Various conditions, such as severe neurodevelopmental conditions, might lead to a need for ongoing assisted feeding in childhood. Dipasquale et al. [2] provided an overview of the role and application of tube feeding in children with neurodevelopmental conditions. Aspects included in this review were the methods of feed delivery, the type of nutrition provided, and the implications (such as upon quality of life). Key issues raised included the importance of considering steps to wean from tube feeding to oral feeding where feasible and safe. The role of blenderized tube feeds (BTFs) rather than an enteral formula was also discussed. Further to this aspect, Chandrasekar and authors [3] reported the outcomes of a prospective evaluation of BTFs compared to formula feeding in children who were tube-dependent. The use of BTFs resulted in several positive outcomes, including improved GI symptom scores. The children on BTFs also had lower stool calprotectin levels and a healthier as well as more diverse gut microbiome. Although the authors noted that the children who were fed with formula had better growth parameters than those fed solely with BTFs, this was not seen in those on partial BTFs, and even partial BTFs were enough to improve GI symptom scores.
Inflammatory bowel disease (IBD), which may present at any age during childhood, is commonly associated with malnutrition and micronutrient deficiency. Brown et al. [4] reported the findings of a case–control study involving children with IBD and their siblings without IBD living in the same household. The evaluation of dietary intakes and serum levels of key micronutrients demonstrated that many of these children did not meet the recommended daily intakes of several micronutrients. The children with IBD who were consuming additional enteral formula each day as part of their management plan had greater intakes of many micronutrients. Many of these children also had a low dietary fiber intake. Fiber intake is relevant to gut function as well as microbial functional changes, such as the production of short-chain fatty acids. Gerasimidis and colleagues [5] conducted in vitro assessments of the fermentation capacity of stools collected from individuals with IBD and controls without IBD. Whilst showing that there were differences in the patterns of the microbiome between the cases with IBD and controls, the data did not show any difference in fermentative capacity. This suggests that enhanced fiber intake may not lead to improvements in the functional outcome of the intestinal microbiome (but this study did not evaluate this further).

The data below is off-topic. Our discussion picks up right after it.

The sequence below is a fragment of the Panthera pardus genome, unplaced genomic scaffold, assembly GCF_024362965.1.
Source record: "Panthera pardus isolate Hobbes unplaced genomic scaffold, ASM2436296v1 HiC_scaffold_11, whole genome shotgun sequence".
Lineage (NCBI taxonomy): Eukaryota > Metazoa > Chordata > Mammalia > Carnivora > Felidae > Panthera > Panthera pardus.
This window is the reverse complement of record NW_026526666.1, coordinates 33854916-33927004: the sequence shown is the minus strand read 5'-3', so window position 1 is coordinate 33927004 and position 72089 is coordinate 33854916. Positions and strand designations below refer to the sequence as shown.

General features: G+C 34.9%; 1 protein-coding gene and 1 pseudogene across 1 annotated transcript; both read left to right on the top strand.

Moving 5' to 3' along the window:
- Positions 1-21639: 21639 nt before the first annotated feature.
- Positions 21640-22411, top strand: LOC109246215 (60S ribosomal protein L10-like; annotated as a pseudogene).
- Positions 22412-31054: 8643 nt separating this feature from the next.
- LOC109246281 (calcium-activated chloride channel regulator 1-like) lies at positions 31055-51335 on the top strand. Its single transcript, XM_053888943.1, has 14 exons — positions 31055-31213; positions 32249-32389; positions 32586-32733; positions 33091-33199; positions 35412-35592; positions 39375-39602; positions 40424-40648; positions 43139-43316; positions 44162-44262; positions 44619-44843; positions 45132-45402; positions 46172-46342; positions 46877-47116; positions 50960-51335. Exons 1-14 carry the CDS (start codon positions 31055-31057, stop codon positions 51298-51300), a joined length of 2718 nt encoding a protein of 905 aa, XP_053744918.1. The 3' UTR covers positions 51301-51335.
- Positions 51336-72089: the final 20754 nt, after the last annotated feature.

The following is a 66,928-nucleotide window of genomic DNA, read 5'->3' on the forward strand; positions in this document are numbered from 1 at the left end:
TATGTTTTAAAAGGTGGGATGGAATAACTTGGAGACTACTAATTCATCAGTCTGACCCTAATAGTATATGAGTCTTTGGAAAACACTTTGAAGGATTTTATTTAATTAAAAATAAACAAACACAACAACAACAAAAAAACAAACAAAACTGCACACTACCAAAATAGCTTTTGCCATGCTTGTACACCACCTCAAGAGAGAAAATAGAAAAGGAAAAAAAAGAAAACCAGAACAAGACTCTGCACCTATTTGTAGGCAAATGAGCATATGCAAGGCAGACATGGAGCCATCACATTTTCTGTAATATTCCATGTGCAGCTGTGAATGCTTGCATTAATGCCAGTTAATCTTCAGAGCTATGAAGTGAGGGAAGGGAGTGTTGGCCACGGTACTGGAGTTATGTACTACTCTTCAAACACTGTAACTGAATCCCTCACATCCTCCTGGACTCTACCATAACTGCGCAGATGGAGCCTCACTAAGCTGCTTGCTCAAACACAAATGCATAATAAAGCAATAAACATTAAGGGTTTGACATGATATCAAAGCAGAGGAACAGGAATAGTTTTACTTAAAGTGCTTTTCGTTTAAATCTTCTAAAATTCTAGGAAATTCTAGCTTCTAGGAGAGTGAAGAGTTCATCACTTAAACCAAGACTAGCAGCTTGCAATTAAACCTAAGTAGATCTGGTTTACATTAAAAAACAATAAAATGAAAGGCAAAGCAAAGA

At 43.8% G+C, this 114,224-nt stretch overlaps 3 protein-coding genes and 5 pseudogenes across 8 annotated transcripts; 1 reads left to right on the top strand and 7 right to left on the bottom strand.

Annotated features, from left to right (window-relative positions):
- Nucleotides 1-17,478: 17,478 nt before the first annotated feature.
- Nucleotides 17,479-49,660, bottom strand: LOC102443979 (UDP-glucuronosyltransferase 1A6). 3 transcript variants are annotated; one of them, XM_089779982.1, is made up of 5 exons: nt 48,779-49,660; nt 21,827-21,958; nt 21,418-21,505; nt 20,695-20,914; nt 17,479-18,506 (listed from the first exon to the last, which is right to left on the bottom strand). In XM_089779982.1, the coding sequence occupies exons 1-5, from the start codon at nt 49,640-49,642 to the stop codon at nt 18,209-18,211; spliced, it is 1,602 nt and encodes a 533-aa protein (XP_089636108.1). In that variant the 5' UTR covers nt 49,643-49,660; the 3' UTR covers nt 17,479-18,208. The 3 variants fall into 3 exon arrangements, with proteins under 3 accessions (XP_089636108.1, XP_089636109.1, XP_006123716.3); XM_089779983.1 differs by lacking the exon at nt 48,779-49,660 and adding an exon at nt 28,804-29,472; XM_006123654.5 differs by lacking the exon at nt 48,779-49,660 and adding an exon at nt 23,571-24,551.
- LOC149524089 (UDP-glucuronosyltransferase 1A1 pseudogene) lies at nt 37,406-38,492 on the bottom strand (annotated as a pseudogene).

Another functional aspect of the intestinal microbiome is the ability to manage small fermentable sugars, known as the fermentable oligo-, di-, and mono-saccharides, and polyols (FODMAPs), which are inadequately digested in the small bowel. Rhys-Jones et al. [6] provided an overview of the role of a diet containing low amounts of FODMAPs in children. The authors emphasized the low number of studies assessing this dietary change in children, the importance of a skilled dietitian to safely guide the use of the diet, and the potential role of a FODMAP-gentle diet as a less restrictive intervention.